Judy Record Conservation Fund – Lone Tree Hill

JRCF Pine Allee trail © Tree Specialists Inc
Pine Allee trail © Tree Specialists Inc.

Public Open Space

JRCF Eric with dog on trail

The JRCF has become an integral part to a public/private partnership with the Town of Belmont and the Land Management Committee (LMC) to assist in the care of 88 acres of public open space on Belmont Hill.  In 2011 this land was formally named Lone Tree Hill: Belmont Conservation Land.

Formerly owned by McLean Hospital, the land has wonderful and diverse habitats, ranging from hardwood forest and Pine Allee, to meadows and vernal pools. The Town of Belmont is now the steward of this land, but pubic funds are limited for its needed rehabilitation, preservation, and maintenance.


Maps

Vernal pool

Experience the meadows and woodlands right here in Belmont and along the Western Greenway. Below are various maps to help guide you. Click on the list items below to download a pdf map of that area.

Trail Maps

Lone Tree Hill • Rock Meadow • Western Greenway • Habitat

Other Maps


Parking & Directions

Butterfly on milkweed

There are five public access points to the Belmont Conservation Land at Lone Tree Hill (see Lone Tree Hill Trails Map).

There is a parking lot on Mill Street—across the street and not far from the Rock Meadow parking lot—for access to this land. Visitors to the property are encouraged to walk or bike to the site as able, and Wheelworks donated a bike rack for the Mill Street lot. If driving, in addition to Mill Street, visitors are encouraged to find legal parking in the vicinity of Highland Meadow Cemetery at Somerset Street and Concord Avenue, or Pleasant Street near Shaw’s Market.

Get Directions >


Rules for Visitors

barred owl

This land is managed by the Town of Belmont for conservation and passive recreation. Please observe all Open Space Rules (below) when visiting. 

Abiding by these rules helps ensure the safety of visitors and protects the land and resident wildlife. Violators may be subject to fines per the General By-Laws of the Town of Belmont.

Open Space Rules

  • Hours: Open daily from dawn to dusk
  • Stay on trails
  • Bicycling is permitted on designated trails only
  • Leave animals and natural materials undisturbed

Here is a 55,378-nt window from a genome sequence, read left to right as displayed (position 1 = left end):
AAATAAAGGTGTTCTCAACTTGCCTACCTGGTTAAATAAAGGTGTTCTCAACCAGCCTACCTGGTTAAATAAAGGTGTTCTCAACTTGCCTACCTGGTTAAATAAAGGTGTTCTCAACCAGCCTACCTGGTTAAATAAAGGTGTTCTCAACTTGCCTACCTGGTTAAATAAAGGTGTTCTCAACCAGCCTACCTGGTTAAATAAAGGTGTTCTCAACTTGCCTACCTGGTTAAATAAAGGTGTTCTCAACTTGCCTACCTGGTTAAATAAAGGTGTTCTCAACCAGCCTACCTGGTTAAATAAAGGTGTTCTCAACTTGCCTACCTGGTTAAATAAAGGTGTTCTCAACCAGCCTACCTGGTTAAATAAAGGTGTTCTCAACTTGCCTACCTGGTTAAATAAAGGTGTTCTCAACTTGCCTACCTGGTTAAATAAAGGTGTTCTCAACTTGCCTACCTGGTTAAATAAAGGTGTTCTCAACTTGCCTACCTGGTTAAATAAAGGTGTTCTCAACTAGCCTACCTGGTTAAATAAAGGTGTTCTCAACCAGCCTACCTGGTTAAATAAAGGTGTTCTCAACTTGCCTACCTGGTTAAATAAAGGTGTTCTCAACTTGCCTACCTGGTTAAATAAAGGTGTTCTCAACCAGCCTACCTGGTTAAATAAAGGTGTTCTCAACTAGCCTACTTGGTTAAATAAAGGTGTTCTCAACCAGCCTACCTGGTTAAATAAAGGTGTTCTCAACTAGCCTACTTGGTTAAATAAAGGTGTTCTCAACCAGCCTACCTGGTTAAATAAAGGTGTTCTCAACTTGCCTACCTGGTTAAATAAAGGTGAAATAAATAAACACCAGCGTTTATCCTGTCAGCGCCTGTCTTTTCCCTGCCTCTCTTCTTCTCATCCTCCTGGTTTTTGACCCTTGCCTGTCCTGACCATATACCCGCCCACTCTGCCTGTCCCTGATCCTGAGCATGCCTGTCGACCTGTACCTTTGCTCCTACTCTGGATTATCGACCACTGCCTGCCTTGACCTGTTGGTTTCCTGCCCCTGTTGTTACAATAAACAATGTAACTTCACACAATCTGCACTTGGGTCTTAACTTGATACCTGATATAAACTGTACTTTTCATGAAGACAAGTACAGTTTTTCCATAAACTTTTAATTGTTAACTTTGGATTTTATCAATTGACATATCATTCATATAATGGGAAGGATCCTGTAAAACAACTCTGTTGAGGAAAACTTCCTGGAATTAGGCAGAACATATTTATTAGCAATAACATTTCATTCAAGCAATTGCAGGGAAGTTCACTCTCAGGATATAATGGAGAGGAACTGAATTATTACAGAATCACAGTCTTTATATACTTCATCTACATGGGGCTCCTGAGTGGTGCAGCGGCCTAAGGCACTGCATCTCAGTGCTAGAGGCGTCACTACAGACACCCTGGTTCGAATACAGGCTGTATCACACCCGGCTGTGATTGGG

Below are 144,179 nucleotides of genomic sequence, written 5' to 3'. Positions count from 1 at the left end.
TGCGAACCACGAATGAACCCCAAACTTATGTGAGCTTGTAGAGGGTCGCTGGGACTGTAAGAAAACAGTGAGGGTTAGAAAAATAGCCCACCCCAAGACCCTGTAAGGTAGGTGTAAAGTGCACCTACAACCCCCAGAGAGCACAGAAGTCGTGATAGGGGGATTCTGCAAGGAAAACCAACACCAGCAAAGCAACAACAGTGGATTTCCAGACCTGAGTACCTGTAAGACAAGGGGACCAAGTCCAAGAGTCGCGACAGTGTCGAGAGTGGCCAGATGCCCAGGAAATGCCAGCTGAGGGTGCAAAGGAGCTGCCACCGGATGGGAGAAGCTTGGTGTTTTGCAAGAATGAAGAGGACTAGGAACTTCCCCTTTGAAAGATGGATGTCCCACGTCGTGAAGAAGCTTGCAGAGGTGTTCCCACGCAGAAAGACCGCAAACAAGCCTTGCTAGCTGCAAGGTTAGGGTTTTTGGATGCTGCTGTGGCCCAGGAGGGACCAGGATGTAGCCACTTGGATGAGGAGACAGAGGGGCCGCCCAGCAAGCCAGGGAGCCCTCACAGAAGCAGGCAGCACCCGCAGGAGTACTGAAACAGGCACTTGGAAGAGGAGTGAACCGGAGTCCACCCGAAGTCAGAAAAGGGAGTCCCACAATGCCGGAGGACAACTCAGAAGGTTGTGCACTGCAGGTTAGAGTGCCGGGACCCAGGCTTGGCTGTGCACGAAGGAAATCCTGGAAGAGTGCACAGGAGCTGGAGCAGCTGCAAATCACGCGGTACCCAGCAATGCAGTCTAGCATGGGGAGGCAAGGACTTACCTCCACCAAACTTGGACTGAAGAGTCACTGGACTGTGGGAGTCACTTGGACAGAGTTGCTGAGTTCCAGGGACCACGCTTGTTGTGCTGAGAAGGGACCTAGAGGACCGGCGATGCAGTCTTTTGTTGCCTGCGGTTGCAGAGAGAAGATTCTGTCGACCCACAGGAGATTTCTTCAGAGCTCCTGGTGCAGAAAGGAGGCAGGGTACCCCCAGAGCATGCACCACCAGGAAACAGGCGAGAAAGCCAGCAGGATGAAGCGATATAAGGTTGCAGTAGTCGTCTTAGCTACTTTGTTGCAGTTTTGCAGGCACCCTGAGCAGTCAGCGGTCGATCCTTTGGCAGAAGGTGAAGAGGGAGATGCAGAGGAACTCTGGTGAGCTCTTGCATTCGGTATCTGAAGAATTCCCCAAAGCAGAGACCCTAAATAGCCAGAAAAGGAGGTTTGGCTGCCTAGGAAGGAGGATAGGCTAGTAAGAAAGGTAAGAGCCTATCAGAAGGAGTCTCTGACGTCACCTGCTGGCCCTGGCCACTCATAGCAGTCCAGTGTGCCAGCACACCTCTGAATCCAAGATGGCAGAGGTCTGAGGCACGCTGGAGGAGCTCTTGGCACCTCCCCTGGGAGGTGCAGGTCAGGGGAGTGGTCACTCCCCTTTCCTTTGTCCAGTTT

• Observe trail closings
  • Trash: No littering; carry out everything you bring in
  • Dogs permitted only if on leash of 6 feet or less
  • Remove all wastes

Prohibited Uses

NO...motorized vehicles, dumping, fires, alcohol, smoking, hunting, camping, or ball playing/other active recreation.

For Emergencies

In case of emergency, call 911. In case of an animal related problem, call 617 993- 2724.


History of McLean Property

McLean Zoning Map

In 1872, McLean Hospital had outgrown its space in what was then part of Charlestown and wanted a more bucolic site. To select the land, McLean’s administrators turned to Frederick Law Olmstead, designer of New York’s Central Park and Boston’s “Emerald Necklace.” 

Olmstead recommended the site in Belmont “for its great number of well grown trees on wooded land, the rocky sterile and arid surface for building and the strongly contrasting elements of landscape interest.” [Quoted in Betts, Footsteps Through Belmont]. In 1875, the hospital bought 114 acres from the Waverley Land Company at what was then called “Wellington Hill,” and started construction in about 1892. The hospital opened its Belmont campus in 1895. Over the years, more land was acquired until McLean’s campus totaled 240 acres.

One hundred years later, in 1995, McLean decided to down-size its campus and began negotiations with the Town for rezoning to enable building development. After four years of hard work by many town committees and concerned citizens, the rezoning was passed by Town Meeting in 1999.

Six years later, in 2005, the Hospital deeded to the Town 88 acres of open space, 13 acres for a new cemetery, and 1.5 acres for use at Waverley Oaks Housing. The Belmont Day School was deeded 1.5 acres for a soccer field. See McLean Zone Map >

To learn more about the History of McLean Hospital, visit McLean Hospital: History from Charlestown to Belmont, Mass at the hospital’s website.